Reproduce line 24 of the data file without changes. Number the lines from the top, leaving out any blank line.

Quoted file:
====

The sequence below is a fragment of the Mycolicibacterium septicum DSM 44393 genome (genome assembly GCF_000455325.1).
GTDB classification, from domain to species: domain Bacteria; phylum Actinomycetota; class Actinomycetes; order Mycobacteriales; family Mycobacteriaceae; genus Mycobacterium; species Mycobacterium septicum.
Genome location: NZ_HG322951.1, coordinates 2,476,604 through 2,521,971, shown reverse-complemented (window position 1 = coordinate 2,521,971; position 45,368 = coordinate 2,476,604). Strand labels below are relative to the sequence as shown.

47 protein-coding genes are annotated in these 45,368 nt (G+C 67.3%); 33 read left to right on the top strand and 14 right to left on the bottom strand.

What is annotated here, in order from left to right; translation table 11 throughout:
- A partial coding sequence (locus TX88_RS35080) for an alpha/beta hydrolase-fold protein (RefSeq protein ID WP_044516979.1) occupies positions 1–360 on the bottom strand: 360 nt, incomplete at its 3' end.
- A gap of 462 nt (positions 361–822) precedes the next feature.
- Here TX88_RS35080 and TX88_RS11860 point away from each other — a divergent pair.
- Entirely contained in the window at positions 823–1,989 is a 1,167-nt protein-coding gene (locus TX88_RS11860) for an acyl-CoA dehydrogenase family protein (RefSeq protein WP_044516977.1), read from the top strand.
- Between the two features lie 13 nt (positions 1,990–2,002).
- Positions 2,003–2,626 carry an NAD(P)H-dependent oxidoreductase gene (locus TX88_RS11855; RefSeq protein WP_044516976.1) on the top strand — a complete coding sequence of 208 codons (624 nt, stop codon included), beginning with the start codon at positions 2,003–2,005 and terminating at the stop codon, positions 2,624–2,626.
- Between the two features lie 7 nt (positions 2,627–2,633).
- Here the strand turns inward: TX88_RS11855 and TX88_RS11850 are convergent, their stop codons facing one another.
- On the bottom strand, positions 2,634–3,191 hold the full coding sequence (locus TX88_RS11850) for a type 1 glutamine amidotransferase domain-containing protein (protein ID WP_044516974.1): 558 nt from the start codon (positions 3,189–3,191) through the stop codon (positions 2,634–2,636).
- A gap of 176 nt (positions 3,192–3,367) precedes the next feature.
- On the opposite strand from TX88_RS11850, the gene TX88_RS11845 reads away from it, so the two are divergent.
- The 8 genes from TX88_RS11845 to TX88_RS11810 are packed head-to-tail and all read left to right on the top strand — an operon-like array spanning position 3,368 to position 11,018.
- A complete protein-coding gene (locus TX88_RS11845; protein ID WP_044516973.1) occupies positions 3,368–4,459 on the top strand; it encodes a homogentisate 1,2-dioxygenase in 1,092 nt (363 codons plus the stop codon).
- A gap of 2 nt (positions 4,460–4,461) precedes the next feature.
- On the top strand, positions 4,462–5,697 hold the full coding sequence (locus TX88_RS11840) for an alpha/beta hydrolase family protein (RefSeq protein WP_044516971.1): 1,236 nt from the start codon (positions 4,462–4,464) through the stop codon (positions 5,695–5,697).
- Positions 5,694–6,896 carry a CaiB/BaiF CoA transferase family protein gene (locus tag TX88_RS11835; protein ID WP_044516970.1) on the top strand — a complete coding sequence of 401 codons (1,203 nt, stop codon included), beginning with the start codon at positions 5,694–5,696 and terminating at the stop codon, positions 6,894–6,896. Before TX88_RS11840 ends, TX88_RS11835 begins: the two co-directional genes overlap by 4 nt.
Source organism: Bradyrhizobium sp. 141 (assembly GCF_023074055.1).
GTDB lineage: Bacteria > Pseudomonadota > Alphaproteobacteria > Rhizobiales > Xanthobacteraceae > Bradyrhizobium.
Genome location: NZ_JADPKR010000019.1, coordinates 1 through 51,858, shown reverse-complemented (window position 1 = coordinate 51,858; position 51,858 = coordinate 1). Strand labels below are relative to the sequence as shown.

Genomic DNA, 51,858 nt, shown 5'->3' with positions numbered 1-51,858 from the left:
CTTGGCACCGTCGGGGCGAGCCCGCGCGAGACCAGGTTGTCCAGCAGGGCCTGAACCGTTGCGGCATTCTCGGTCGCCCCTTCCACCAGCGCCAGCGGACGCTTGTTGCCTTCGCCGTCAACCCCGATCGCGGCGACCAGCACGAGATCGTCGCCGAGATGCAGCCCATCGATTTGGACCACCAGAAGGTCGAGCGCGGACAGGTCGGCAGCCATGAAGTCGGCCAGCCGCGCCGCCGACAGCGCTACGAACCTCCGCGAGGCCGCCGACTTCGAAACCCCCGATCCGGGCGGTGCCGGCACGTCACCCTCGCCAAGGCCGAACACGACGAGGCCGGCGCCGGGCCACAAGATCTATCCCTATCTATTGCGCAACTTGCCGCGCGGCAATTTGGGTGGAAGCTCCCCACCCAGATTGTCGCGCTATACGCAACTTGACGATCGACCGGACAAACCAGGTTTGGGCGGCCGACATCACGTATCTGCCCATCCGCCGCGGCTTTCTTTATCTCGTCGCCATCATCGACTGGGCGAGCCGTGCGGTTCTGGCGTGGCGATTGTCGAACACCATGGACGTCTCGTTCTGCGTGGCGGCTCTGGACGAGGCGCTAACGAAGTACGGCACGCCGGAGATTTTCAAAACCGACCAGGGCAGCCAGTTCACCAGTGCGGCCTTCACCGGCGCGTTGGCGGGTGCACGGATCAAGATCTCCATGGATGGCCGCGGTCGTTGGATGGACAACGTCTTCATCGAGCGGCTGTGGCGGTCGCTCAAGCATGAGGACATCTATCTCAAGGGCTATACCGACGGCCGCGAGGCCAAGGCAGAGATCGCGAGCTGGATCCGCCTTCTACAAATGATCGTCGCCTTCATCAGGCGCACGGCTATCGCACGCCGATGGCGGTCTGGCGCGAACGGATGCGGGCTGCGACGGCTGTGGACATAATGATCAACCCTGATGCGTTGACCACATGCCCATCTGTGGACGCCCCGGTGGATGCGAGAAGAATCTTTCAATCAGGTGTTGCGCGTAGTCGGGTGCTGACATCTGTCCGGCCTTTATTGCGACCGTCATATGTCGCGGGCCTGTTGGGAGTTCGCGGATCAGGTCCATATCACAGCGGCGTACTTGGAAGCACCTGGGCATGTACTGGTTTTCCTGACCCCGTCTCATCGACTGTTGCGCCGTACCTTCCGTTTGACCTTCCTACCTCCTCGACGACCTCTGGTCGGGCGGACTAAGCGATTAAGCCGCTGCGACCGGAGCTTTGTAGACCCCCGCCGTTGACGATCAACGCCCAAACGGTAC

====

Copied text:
Genome location: NZ_JADPKR010000019.1, coordinates 1 through 51,858, shown reverse-complemented (window position 1 = coordinate 51,858; position 51,858 = coordinate 1). Strand labels below are relative to the sequence as shown.